By Neil Ferguson for Glide Magazine
Jon Cleary is a walking encyclopedia of New Orleans music history. Lucky for us, he also happens to be one of the preeminent translators and torchbearers of the city’s rich legacy of piano players. Cleary has spent the better part of four decades immersed in New Orleans piano, funk, R&B and jazz, and in the process, he has managed to forge an impressive career in his own right to take his place alongside the greats. He is often on the road with his tight band the Monster Gentleman, but Cleary recently embarked on a solo piano tour, and on Saturday, October 1st, he shared his wealth of musical knowledge with fans at Portland, Oregon’s Polaris Hall.
Taking the stage looking dapper as ever in his white hat and sunglasses, Cleary sat down at his piano and commenced a performance that would shift from laidback and funky to passionate and soulful, to slow and bluesy, all while showcasing his masterful skills on the keys. Throughout the night, he would mix covers and originals while putting his own distinct touch on everything. Lloyd Price’s “Lawdy Miss Clawdy” was played in a swamp pop barroom style, while Johnny Watson’s “Cuttin’ In” was given the R&B treatment, and his take on Sweet Emma Barrett’s “Whenever You’re Lonesome” was sweet and charming. Before playing another New Orleans staple – “Stack-A-Lee” – Cleary shared the story of a piano player who went by the name Archibald who wrote the tune and played it in the Old Absinthe House. He would take it back to some of his own material with the modern R&B-meets-jazz-tango “When You Get Back” and the title track off his debut album Porch Street Blues, which conjured images of a romantic and bygone New Orleans.
Cleary would demonstrate his impressive skills at holding down the rhythm and the lead on piano throughout the evening, wavering from subtle beauty to more impressive craftsmanship. Songs like the lesser-known Dr. John tune “Sonata Rag” and the Cuban song “Chrysanthemum” found his piano skills to be sharper than ever, while “Fools Game” dipped into that sweet funk and was contrasted by Cleary introducing Jelly Roll Morton’s “The Crave” as a “hundred-year-old funk tune.” It was this part of the set where things got a little looser as Cleary happily accepted requests from the crowd, indulging them with some of the most obvious offerings for a New Orleans piano player. Of course, he put his own spin on songs like Professor Longhair’s “Tipitina” with an extended piano intro, presenting Allen Toussaint’s sweeping soul tune “What Do You Want the Girl to Do?” in a raw and stripped-down light, and sharing his own wild tale of encountering James Booker around New Orleans before dipping into a boogieing version of the eccentric piano player’s “Pop’s Dilemma.”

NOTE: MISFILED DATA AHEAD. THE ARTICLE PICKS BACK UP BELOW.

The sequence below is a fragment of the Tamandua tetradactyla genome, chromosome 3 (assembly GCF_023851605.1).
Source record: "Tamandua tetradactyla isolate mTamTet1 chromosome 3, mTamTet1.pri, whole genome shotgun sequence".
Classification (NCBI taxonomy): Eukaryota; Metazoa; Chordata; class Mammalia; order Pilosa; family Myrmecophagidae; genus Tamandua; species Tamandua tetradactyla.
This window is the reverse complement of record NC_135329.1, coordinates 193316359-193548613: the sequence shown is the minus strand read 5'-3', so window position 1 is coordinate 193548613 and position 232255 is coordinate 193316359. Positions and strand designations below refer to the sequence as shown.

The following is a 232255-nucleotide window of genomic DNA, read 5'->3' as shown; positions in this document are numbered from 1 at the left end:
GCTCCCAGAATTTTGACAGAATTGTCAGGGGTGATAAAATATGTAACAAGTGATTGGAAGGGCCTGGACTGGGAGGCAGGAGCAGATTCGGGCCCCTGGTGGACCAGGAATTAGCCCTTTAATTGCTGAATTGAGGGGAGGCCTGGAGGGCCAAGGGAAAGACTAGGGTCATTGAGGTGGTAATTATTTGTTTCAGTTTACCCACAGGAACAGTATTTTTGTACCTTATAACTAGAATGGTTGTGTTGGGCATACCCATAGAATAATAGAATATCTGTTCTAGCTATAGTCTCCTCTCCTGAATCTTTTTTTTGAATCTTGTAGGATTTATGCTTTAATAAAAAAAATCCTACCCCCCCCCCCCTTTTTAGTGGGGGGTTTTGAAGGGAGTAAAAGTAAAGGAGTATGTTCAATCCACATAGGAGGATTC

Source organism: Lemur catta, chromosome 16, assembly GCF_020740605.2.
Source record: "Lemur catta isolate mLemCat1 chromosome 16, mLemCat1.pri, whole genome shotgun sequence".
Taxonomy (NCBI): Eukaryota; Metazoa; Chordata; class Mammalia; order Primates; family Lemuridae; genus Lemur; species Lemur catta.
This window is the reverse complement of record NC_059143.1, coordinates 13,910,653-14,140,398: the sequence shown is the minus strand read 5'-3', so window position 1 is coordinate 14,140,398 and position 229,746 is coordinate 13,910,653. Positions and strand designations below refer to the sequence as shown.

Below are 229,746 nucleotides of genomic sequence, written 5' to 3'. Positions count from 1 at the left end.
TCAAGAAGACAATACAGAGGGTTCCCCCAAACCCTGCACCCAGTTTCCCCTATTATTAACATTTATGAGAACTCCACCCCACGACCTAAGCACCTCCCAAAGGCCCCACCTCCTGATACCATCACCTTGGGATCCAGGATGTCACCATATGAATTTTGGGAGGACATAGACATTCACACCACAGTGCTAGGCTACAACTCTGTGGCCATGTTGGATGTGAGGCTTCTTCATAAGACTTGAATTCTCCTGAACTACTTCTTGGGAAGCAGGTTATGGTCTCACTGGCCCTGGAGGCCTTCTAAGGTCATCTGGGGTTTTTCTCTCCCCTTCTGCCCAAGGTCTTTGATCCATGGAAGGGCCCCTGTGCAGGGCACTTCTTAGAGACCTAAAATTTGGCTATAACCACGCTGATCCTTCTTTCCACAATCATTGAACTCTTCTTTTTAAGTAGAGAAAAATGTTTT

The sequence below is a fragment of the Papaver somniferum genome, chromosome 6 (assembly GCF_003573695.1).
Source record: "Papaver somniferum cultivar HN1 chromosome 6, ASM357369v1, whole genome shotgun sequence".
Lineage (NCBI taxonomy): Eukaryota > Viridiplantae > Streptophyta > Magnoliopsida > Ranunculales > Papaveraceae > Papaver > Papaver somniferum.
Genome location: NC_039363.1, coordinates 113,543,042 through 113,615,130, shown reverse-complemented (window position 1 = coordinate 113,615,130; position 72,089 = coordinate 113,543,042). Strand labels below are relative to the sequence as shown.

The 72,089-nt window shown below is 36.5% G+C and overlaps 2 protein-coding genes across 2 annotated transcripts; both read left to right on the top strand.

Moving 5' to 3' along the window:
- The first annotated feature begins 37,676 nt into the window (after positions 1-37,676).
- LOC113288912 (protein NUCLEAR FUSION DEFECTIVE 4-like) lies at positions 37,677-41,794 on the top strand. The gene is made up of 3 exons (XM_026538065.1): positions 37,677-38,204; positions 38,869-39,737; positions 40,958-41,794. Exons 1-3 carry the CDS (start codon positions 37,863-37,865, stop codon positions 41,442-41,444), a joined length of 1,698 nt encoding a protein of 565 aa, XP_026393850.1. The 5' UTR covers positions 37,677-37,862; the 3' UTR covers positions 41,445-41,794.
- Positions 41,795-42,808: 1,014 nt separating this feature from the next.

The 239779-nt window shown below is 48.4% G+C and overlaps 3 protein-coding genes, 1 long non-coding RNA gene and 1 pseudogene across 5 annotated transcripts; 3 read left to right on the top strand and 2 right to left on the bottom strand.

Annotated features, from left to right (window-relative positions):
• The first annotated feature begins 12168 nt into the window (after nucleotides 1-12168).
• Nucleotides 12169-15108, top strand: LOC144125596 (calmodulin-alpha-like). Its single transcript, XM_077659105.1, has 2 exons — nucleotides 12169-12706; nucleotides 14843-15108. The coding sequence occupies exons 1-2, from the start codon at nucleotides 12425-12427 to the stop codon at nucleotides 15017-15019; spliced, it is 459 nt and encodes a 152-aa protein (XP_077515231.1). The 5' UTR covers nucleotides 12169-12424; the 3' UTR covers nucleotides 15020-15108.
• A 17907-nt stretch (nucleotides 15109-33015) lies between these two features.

As much a history lesson as it was a performance, Jon Cleary’s presence in Portland was a true stroll through the music of New Orleans. Though it was just him and his standup piano, Cleary delivered a ninety-minute set with class and ease, showcasing his ability to capture the attention of a room and turn everyone into attentive listeners. There are few acts out there these days who are so proudly waving the flag for piano music like this, and this is especially true the farther you get from New Orleans. In that regard, Cleary is a gem and a living legend, and his presence in Portland was one to be savored.